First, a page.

Lawrenceville’s fast-growing RE2 Robotics just landed a $9.5M Navy contract for its underwater autonomous bots

The new contract will help the robotics firm advance its sub-sea technologies. Meanwhile, CEO Jorgen Pedersen is looking to future commercial deals, and continuing to hire for a team that's already doubled in the past 18 months.

RE2 Robotics Sapien Sea Class system.

(Courtesy photo)

In yet another sign of Pittsburgh’s robotics prowess, one of the city’s top firms just secured a multi-million-dollar government contract to expand its expertise in the field.

Lawrenceville-based RE2 Robotics this week announced a new $9.5 million contract from the Office of Naval Research in the U.S. Navy to develop robotic systems to neutralize underwater mines. This contract follows a previous one with the Navy in May 2020 for $2.5 million, and another from 2018 for the same amount, both to address similar underwater defense problems.

RE2 Robotics specializes in developing mobile robotic manipulation systems for the defense, aviation, energy, material handling and medical industries.

“There’s a common thread across all of those,” the company’s president and CEO, Jorgen Pedersen, told “They all need intelligent mobile manipulation to perform challenging tasks.”

As far as defense applications go, Pedersen said RE2 has been working with the Navy since 2006, and this new funding will build on past progress.

“We started moving from these rudimentary arms that had limited dexterity and control into these incredible arms that were more human-like — they could do more what humans could do.”

RE2 took the robots underwater with the 2018 contract. The advanced physical capabilities of the robots are now backed up with supervised autonomy — meaning a human is there for support or machine errors — that makes threat neutralization much easier and safer. Using the RE2 Sapien Sea Class device, which combines the robotics and autonomy skills with the company’s advanced computer vision platform, RE2 will put the funding of this most recent $9.5 million contract toward figuring out how to get the robots to attach neutralization devices to underwater mines and other explosives. Beyond addressing threats in deeper water, Pedersen said, another aim of the contract is to manage those in shallow waters or at ports, as well.

Despite the several government contracts that RE2 has earned since its founding in 2001, Pedersen said over half of the company’s business is now in commercial deals.


Jorgen Pedersen. (Photo via LinkedIn)

“That ratio is going to keep favoring commercial as we continue to grow, not because defense isn’t also growing,” he said. “But because commercial is just growing that much faster.”

Pittsburgh has long had enough robotics expertise to be considered a global capital of the industry, and Pedersen thinks newfound commercial interest in robotic technologies post-pandemic will drive business here even more. Social distancing measures and health concerns around face-to-face interactions encouraged more people to consider how robotics could play a new role in their lives that they hadn’t anticipated.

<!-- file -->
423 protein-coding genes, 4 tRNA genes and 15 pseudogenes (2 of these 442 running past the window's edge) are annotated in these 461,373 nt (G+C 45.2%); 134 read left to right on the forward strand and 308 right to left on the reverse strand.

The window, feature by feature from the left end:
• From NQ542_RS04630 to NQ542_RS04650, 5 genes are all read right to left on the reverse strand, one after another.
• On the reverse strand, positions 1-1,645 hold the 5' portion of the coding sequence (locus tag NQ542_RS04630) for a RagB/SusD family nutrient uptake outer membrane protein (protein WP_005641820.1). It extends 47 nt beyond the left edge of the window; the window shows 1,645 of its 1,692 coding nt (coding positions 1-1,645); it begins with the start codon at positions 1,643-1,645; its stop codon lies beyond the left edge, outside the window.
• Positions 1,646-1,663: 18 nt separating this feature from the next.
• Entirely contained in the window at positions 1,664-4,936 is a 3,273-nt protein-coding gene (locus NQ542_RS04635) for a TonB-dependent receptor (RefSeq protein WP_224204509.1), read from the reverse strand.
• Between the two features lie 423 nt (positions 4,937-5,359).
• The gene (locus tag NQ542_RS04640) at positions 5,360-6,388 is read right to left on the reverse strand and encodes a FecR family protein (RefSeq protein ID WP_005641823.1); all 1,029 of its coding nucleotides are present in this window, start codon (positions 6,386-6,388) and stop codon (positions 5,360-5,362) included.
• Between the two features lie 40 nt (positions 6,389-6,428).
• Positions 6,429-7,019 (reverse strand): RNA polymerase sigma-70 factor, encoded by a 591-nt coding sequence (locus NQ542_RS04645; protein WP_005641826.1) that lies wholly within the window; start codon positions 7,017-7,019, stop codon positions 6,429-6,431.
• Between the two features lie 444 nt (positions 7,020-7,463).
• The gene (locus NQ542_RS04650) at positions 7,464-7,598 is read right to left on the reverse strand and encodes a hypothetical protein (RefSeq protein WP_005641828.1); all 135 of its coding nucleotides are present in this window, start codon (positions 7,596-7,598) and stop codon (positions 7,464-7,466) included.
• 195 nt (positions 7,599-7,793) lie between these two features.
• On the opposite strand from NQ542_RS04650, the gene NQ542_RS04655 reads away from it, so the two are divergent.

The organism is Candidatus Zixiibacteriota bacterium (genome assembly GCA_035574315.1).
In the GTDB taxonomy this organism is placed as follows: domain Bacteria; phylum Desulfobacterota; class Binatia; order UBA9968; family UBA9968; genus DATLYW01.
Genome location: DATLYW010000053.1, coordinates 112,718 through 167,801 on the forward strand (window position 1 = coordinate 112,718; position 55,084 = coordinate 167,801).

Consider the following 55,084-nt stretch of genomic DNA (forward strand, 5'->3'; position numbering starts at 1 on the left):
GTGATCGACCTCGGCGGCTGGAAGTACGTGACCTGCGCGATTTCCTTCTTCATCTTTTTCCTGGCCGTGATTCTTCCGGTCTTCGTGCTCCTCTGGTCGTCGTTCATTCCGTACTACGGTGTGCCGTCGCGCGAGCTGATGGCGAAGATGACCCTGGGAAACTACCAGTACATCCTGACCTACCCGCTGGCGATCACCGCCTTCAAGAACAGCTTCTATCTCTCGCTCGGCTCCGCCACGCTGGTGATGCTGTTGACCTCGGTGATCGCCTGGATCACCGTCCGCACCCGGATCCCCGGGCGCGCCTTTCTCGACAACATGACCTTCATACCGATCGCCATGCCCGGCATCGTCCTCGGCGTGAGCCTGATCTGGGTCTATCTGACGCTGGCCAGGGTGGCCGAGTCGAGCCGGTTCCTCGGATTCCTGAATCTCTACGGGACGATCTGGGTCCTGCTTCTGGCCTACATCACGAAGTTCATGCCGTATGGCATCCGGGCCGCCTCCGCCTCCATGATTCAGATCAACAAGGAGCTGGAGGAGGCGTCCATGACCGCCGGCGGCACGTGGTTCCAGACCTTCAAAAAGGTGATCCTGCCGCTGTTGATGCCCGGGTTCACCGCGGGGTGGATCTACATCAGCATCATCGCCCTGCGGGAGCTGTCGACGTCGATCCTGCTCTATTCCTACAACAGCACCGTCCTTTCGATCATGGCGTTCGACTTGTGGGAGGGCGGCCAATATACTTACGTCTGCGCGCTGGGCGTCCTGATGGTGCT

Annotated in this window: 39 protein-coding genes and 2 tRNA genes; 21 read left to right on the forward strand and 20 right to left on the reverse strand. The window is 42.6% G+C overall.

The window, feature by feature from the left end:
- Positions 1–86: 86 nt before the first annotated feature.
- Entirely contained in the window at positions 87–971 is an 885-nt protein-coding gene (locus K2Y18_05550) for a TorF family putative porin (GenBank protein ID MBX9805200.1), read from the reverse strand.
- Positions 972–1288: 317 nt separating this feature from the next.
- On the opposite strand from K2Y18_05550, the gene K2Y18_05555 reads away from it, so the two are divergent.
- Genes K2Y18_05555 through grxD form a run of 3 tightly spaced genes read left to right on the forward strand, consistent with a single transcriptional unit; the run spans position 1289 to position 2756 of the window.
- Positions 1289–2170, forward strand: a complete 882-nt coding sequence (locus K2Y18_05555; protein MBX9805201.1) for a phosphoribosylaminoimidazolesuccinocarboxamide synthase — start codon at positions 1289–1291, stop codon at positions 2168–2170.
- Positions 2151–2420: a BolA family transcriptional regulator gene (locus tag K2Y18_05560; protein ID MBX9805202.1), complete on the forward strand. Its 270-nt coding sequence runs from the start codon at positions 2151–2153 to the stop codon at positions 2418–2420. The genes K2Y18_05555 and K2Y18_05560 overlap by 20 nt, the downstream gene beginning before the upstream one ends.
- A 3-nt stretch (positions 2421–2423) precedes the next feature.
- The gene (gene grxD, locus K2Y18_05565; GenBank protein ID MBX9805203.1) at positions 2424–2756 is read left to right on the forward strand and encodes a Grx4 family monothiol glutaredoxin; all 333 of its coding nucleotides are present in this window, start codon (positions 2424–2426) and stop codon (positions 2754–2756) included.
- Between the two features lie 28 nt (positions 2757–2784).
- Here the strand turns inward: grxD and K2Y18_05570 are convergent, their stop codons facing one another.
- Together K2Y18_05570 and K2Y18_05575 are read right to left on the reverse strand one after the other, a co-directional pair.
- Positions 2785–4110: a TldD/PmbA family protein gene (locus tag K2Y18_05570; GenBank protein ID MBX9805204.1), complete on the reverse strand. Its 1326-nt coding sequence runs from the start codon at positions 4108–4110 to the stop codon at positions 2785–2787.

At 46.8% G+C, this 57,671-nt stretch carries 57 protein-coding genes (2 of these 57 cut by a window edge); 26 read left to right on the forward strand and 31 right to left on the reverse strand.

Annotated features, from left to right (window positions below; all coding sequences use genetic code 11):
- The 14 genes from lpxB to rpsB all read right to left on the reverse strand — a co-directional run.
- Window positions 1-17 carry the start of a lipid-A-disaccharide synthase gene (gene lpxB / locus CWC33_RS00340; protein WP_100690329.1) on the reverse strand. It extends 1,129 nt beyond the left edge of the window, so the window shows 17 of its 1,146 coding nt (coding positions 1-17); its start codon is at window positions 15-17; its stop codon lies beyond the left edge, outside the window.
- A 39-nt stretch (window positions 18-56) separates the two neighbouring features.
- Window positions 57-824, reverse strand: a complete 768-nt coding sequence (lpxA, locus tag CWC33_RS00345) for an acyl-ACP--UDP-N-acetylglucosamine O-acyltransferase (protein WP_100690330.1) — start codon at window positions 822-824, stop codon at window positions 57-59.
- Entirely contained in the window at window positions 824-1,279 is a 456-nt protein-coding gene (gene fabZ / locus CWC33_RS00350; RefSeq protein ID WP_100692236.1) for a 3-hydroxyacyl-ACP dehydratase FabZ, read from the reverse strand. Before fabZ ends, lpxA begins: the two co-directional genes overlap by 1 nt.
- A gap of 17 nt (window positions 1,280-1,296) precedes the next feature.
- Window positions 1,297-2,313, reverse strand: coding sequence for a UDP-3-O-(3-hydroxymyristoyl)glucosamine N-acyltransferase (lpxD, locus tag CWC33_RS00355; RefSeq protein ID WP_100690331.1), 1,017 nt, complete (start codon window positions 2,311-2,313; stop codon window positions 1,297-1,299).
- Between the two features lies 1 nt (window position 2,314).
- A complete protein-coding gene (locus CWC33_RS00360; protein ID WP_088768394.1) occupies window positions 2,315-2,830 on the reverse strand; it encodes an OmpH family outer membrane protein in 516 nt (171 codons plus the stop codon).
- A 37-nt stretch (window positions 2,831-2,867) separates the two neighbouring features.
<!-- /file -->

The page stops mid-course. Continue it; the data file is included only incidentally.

“And because of that, I think we’re at this inflection point where we’re going to see the industry pulling robotics into new applications that we’ve never seen before,” Pedersen said. As for how that’s helped accelerate new business deals for RE2: “We’re at a point where we’re taking calls, not making calls,” the CEO said.

The business is growing beyond new deals, too. Before the pandemic, RE2 had around 50 employees. But in the last 18 months, that number has almost doubled to over 90 people, with multiple openings posted on the company’s website.

"Pittsburgh is unique in that there's there's such a feeling of community and helping each other, even across companies."
Jorgen Pedersen, RE2 Robotics

Many of RE2’s commercial deals aren’t public information yet, but Pedersen shared that he foresees a broader wave of robotic integration two or three years down the road from now. In one example the CEO could discuss, RE2 leveraged a government deal to use robotics manipulation systems for solar field construction as energy concerns rise.

With deals like this and others still under wraps, Pittsburgh’s economy stands to benefit.

A Carnegie Mellon University graduate, Pedersen founded the company a few years after earning his master’s degree in robotics. While the university is what initially brought him to the city, he stayed for the robotics expertise and growing community. The past 20 years, and the recent successes of autonomous vehicle industry leaders here, have made him confident in the decision to stay.

“I’ve traveled all over the world, I’ve been to many cities to other robotics clusters,” he said. “And I can say that Pittsburgh is unique in that there’s there’s such a feeling of community and helping each other, even across companies that I haven’t seen anywhere else.”

The level of support here for innovation in the robotics sector helps multi-million dollar contracts like this most recent one for RE2 reach more members of the community. Not only is there a healthy exchange of ideas across groups like the Pittsburgh Robotics Network, Pedersen said, but there is also a culture of working together in business deals that support local manufacturers, startups and other robotics-adjacent companies.

“It’s a network, and the money flows beyond RE2’s walls into the community,” he said, “so that it continues to bond us and maintain what Pittsburgh is.”

Sophie Burkholder is a 2021-2022 corps member for Report for America, an initiative of The Groundtruth Project that pairs young journalists with local newsrooms. This position is supported by the Heinz Endowments. -30-
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